Description : Based on the full cooperation of the subject—with no restraining conditions—The Strategist provides an in-depth portrait of a man whose career has been intimately linked to the great transformations in U.S. foreign policy, from the last third of the Cold War, to September 11, 2001, and up to the present. Bartholomew Sparrow brings color and focus to the complex and often secretive nature of U.S. foreign policy and strategic adjustments—an intellectual battlefield on which ideas and worldviews clash, in which economics, politics, and strategic concerns intertwine, and in which private citizens and non-office holders may exert as much influence as highly visible Cabinet officials. Among the most important foreign policy minds of the 20th and early 21st centuries, Brent Scowcroft is also among the least well-known or understood. In a now-famous August 2002 Wall Street Journal op-ed titled “Don't Attack Saddam Hussein,” Brent Scowcroft, who had been national security advisor under President George H. W. Bush, went to war himself, in a sense, with his closest and longest-standing friends. He noted the scant evidence that tied the Iraqi government to terrorist organizations. He warned that an invasion and occupation of Iraq would be costly and potentially disastrous for a variety of carefully considered reasons. He recommended that the Bush administration work with the U.N. Security Council and wait for definitive proof of Saddam's wrongdoing before taking action. The essay at once made Scowcroft the most outspoken and most credible critic of the Bush administration's plans for war and immediately generated national controversy. It provoked a sudden, deep split in the Republican Party over the plans for war. Vice President Cheney, National Security Advisor Rice, Defense Secretary Rumsfeld, and President George W. Bush all vigorously reaffirmed their cause and their course of action, and the media and American public opinion soon fell in line. Clearly, Scowcroft, 84, continues to participate in the most central and important debates over U.S. foreign policy and national security. He has been a leading architect of U.S. foreign policy and grand strategy for almost a half-century, and though long out of office, still gives speeches, makes media appearances, and leads tasks forces and commissions. He is a rare creature, one of the few “wise men” of the nation's capital: someone who is regularly consulted by top government officials in Democratic and Republican administrations, ranking members of the House and Senate from both sides of the aisle, and the country's leading foreign-policy journalists. As recently as April 2009, Scowcroft co-chaired an extensive Council of Foreign Relations study of the U.S. nuclear weapons policy. More than anyone else, he stands at the center of the United States' foreign policy establishment. Most significantly, Scowcroft is trusted—a scarce and typically fleeting quality in Washington—and has been for four decades. The unprecedented insights into the man and his career Sparrow offers in The Strategist are vital to anyone who wishes to understand America's changing role in the world.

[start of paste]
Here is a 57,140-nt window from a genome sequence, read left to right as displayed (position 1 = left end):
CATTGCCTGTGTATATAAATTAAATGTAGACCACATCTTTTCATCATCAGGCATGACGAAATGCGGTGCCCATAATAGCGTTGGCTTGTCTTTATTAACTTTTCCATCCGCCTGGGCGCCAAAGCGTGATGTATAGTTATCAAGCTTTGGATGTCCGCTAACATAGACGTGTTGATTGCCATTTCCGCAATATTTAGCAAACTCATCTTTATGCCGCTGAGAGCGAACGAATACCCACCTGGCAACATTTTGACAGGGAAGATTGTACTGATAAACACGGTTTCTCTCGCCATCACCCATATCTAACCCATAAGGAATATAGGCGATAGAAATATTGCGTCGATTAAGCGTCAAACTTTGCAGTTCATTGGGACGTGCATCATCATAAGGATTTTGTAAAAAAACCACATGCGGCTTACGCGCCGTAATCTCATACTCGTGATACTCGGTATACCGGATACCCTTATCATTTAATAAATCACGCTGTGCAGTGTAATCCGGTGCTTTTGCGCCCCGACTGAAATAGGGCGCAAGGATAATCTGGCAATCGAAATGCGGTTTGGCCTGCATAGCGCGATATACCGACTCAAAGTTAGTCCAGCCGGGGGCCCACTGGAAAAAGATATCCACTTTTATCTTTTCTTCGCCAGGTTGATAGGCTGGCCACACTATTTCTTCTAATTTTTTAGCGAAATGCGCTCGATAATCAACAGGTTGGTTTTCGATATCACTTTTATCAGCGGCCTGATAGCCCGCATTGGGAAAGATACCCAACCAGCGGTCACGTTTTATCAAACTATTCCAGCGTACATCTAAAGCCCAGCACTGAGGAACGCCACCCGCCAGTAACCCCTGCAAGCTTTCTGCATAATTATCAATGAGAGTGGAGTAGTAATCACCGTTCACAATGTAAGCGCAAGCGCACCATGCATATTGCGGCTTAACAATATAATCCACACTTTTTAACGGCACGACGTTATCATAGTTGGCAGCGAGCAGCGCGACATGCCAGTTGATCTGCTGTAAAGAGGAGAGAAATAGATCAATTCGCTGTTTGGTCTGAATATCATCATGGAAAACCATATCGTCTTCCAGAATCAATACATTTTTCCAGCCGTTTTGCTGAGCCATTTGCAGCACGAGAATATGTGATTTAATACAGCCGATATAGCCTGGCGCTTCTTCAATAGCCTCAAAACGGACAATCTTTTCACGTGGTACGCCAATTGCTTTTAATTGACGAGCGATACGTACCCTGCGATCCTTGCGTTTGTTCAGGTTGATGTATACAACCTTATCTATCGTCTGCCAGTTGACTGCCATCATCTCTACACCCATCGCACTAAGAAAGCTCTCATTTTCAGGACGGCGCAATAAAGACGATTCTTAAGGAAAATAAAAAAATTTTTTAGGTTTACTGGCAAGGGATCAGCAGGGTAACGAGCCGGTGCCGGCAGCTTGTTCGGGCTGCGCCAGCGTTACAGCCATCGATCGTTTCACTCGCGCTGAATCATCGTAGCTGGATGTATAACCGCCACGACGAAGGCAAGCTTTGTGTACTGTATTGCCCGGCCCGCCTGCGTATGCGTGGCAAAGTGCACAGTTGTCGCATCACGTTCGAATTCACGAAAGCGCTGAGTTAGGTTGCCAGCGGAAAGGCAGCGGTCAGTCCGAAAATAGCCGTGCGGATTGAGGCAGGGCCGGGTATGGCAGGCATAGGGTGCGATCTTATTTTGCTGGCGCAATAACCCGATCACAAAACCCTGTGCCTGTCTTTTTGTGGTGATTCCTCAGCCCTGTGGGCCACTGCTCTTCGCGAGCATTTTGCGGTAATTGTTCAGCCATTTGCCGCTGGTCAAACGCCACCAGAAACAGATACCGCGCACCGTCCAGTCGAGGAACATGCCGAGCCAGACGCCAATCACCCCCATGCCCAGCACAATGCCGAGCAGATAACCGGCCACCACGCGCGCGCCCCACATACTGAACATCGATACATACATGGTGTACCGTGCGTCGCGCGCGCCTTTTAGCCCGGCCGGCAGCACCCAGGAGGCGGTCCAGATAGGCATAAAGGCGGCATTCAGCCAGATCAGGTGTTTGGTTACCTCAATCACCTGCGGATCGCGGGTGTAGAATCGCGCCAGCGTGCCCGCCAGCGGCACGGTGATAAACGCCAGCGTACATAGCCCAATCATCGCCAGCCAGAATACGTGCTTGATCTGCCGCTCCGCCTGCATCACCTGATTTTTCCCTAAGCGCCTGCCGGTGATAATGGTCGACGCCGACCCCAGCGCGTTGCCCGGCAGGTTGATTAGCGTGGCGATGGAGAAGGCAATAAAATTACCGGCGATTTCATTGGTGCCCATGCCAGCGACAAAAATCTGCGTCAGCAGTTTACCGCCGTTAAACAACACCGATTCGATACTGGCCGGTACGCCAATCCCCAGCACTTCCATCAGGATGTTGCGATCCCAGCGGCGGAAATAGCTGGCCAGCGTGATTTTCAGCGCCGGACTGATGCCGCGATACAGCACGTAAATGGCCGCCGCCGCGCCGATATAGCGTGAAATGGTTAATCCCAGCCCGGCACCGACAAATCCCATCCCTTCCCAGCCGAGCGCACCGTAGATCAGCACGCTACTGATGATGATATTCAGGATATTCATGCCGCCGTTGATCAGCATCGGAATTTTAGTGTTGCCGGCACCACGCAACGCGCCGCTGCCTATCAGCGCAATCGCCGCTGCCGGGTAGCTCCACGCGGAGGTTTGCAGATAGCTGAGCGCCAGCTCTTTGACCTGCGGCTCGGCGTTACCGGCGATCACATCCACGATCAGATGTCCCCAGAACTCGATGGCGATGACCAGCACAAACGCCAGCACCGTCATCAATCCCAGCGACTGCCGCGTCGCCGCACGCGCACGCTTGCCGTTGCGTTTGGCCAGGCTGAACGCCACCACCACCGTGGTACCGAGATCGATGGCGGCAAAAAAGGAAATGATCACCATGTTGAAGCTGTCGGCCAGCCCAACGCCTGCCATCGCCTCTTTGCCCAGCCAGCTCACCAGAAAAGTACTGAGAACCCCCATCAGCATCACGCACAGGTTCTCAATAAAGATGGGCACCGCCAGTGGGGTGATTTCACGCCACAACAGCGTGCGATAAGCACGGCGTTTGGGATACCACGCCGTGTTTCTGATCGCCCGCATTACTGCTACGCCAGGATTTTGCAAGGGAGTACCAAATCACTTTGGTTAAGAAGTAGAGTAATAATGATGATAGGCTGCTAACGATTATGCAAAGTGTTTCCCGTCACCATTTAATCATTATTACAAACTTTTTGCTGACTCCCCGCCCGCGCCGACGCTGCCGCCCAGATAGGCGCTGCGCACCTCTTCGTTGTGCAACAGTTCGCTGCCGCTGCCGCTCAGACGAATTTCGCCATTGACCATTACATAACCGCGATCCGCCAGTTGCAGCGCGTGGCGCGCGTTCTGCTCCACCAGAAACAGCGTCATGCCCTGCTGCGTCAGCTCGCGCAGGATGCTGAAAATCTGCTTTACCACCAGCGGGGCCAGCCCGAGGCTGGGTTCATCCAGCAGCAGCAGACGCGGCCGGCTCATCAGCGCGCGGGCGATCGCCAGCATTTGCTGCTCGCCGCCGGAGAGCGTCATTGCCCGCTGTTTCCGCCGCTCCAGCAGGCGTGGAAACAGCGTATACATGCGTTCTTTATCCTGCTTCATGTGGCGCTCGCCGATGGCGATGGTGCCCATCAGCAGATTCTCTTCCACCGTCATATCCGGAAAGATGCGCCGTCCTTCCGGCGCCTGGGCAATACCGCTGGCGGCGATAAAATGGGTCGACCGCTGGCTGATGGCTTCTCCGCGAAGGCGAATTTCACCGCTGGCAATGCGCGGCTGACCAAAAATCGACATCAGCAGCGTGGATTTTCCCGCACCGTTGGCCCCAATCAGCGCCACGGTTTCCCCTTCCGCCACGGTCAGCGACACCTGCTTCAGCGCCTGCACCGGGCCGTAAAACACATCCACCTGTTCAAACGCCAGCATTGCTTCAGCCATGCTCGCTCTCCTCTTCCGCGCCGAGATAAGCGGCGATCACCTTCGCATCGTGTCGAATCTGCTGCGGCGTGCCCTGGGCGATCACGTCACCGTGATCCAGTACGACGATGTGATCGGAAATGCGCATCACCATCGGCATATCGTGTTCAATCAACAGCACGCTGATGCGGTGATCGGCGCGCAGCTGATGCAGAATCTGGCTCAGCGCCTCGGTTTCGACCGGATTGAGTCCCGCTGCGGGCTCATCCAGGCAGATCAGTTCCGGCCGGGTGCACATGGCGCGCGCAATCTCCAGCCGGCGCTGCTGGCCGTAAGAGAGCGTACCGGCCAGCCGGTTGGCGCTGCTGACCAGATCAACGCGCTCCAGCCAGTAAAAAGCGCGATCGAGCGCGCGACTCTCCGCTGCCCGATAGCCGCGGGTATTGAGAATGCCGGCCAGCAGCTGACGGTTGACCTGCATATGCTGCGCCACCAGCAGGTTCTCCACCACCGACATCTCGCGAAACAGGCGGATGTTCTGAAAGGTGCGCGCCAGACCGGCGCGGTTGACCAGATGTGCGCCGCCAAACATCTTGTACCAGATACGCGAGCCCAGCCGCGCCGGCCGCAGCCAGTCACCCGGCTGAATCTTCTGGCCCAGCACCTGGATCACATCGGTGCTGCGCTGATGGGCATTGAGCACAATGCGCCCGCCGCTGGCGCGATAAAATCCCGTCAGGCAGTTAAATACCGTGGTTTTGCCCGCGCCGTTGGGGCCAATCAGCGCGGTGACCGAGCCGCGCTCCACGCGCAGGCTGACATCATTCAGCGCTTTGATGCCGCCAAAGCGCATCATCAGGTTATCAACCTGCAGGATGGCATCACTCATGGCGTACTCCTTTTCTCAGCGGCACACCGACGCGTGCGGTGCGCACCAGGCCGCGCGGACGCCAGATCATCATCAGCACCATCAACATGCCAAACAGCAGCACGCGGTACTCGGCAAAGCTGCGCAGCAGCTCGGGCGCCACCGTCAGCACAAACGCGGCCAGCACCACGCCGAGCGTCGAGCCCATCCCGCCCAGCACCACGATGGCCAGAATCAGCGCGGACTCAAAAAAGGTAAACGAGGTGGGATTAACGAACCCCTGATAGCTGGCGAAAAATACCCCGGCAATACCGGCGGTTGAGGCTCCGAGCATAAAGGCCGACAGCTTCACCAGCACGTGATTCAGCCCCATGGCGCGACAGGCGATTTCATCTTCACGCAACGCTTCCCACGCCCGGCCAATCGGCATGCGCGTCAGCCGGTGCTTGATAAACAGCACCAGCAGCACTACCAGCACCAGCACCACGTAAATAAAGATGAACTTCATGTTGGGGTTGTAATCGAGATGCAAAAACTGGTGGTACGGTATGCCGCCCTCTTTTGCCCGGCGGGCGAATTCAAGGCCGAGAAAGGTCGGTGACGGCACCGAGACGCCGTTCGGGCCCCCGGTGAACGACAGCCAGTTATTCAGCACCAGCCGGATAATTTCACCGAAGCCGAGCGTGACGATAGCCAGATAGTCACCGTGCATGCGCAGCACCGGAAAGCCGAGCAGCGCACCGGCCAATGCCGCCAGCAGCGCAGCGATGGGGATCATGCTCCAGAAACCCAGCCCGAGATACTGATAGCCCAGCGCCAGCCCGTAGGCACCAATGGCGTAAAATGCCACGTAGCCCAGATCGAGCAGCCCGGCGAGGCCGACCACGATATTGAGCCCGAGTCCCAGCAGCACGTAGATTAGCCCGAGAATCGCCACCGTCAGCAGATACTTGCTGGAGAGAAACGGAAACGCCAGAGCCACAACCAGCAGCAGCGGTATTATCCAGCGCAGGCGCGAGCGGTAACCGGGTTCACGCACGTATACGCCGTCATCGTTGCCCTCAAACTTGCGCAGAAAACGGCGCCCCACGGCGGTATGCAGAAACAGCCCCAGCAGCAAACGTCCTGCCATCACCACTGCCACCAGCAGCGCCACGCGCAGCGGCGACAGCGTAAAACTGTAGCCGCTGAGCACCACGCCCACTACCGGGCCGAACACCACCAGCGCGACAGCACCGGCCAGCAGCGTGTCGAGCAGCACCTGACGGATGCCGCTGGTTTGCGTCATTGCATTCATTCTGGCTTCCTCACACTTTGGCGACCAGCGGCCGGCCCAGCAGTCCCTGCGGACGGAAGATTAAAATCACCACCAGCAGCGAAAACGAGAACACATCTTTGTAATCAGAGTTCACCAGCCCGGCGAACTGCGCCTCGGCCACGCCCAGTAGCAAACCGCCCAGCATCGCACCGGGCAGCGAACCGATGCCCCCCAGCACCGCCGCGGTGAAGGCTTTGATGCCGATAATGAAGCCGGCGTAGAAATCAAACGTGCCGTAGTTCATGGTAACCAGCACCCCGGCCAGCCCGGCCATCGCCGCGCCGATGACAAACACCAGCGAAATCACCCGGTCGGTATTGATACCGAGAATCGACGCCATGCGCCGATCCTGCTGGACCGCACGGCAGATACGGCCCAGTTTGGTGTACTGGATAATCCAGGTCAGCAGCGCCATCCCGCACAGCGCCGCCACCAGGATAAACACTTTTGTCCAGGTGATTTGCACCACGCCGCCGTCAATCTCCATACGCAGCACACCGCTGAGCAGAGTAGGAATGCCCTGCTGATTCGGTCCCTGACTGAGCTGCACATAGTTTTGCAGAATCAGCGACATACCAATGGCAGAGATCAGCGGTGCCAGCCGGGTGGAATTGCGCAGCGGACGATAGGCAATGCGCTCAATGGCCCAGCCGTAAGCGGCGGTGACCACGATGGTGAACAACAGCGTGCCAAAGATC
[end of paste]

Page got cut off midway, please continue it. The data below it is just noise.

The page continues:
Description : This practical guide describes a unique and proven method for setting and implementing strategy and for dealing with the qualitative variables that face an organization. After the concepts have been clearly elucidated, Robert describes their implementation in a variety of corporate settings.